Enjoyed Narrated

Tokyo 2010: Tokyo DisneySea

Disney Balloons

New Year’s Day tends to be a fairly quiet holiday in Japan. With most of the focus being on spirituality and family, most businesses are closed. As a tourist, this could have made the day difficult.

But: amusement parks are still open. So at the suggestion of our friend Richard Whittaker, we hopped a train for Maihama Station and Tokyo DisneySea, the uniquest of the parks at Tokyo Disney. Sure, it may not be the truest experience of what Tokyo is like, but if this is where the Japanese go for a mini-vacation, it must be worth a shot.

A Sense Of Scale
Tower of Terror, Far
Ancient Ruins

Tokyo DisneySea is divided into seven distinct areas, ranging from the Arabian Coast (Aladdin themed) to Lost River Delta (the ruins, home of the Indiana Jones ride), from the American Waterfront to the Mediterranean Harbor. All have an immense sense of scale, and the architecture is meticulous. The Cape Cod area within the American Waterfront actually could be mistaken for Cape Cod were it not for the giant volcano looming in the background.

Delancey Catering

That doesn’t mean there aren’t some amusing juxtapositions, like the above hot dog truck, the Liberty Fish Market, and the fact that you can find it spelled as “Cape Codde” on a sign.

The rides are generally a lot of fun, and FastPass-ing is free as an alternative to standing in line. I recommend StormRider (a giant motion simulator that takes you into “the eye of the storm”), the Indiana Jones Adventure: Temple of the Crystal Skull (better than the movie!), and the Tower of Terror (which jerks you around a lot more than the one in Orlando).

Beyond the rides, there were a few cultural discoveries:

The Pause That Refreshes
Daisy Hats

First: the Japanese really love character hats. Lots of teenage couples (yes, the guys too) were sporting the sort of fuzzy hats you see here – normally with Mickey ears, but a lot of Stitch hats and a good number of Donald/Daisy ones as well. It all seemed perfectly normal, with no one pointing or laughing. There was a refreshing lack of irony the entire day.

Duffy Love
Line for Duffy Stuff

Second, and perhaps most confusing of all: Japan is in love with Duffy. Unfamiliar with Duffy? So was I.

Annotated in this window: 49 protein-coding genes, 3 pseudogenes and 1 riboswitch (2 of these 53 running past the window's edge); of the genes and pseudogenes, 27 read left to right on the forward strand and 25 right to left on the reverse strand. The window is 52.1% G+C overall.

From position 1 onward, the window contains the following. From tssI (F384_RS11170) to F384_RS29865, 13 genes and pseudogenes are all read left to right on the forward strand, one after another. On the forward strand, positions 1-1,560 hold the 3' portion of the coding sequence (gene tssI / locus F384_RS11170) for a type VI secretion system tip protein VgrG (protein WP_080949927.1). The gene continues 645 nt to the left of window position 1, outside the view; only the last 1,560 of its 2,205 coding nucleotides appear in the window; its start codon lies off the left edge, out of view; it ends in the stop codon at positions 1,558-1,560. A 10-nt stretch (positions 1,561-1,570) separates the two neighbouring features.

The Bear of Happiness and Luck, Duffy is impossible to miss if you spend more than five minutes in DisneySea. Ultimately, he’s just a stuffed teddy bear, but there’s backstory of Minnie giving him to Mickey before he went on a long trip for good luck. The trend seems to be to buy the largest Duffy Bear you can manage, possibly buy an outfit for him, and carry him with you in the park (or stuff him into your coat).

The number of Duffy bears you will see carried around the park is astonishing. Some girls had upwards of eight in various sizes and locations on their outfits. People were routinely seen carrying three foot tall Duffy bears. The primary shop to buy Duffy outfits/accessories had a 15 minute line outside to get in (pictured above).

Public Sleepers

Third: Japan looks fairly kindly on public sleepers, and we saw over a hundred of them around the park. People passed out in restaurants, on benches, along the walls of the park – they all just sack out and eventually wake up. Coming from a city where falling asleep publicly usually leads to a lighter wallet, it was sweet (but disconcerting) to see.

Lastly: concessions in Japan destroy American theme park food. Just out of what I sampled/saw:

* Endless amounts of popcorn – strawberry, as well as caramel, chocolate, curry, and black pepper. Lots of people were carrying around souvenir refillable buckets, and nearly every popcorn cart had a line.
* Ice cream – sea salt ice cream, tiramisu flavored ice cream sandwiches, and gelato.
* Spicy smoked chicken legs
* Cheesecake chimichangas.
* Tacos made with fresh tortillas
* Churros in various flavors – chocolate and sesame
* Perhaps most amazing of all – gyoza sausage rolls. Pork sausage with peppers and onions, wrapped in gyoza dough and steamed. Like a traditional sausage roll, but lighter and more delicious. Someone needs to bring these to America, because (a) it was amazing and (b) I need another one.

It’s not just the quality, it’s also the price – most everything I just listed was available for $5 or less. I’m not sure $5 gets you much of anything at US theme parks these days. Normally at theme parks, I strive to avoid eating much of anything because of the inevitable cost – but this was a dream. (Hell, even admission was about $20 cheaper per person than Disneyworld in Orlando.)

It may seem silly to visit a theme park while on vacation – this wasn’t something we planned far in advance – but we had a great time, and can only recommend it for those looking to see a refreshing take on an experience you may generally think of as cliché.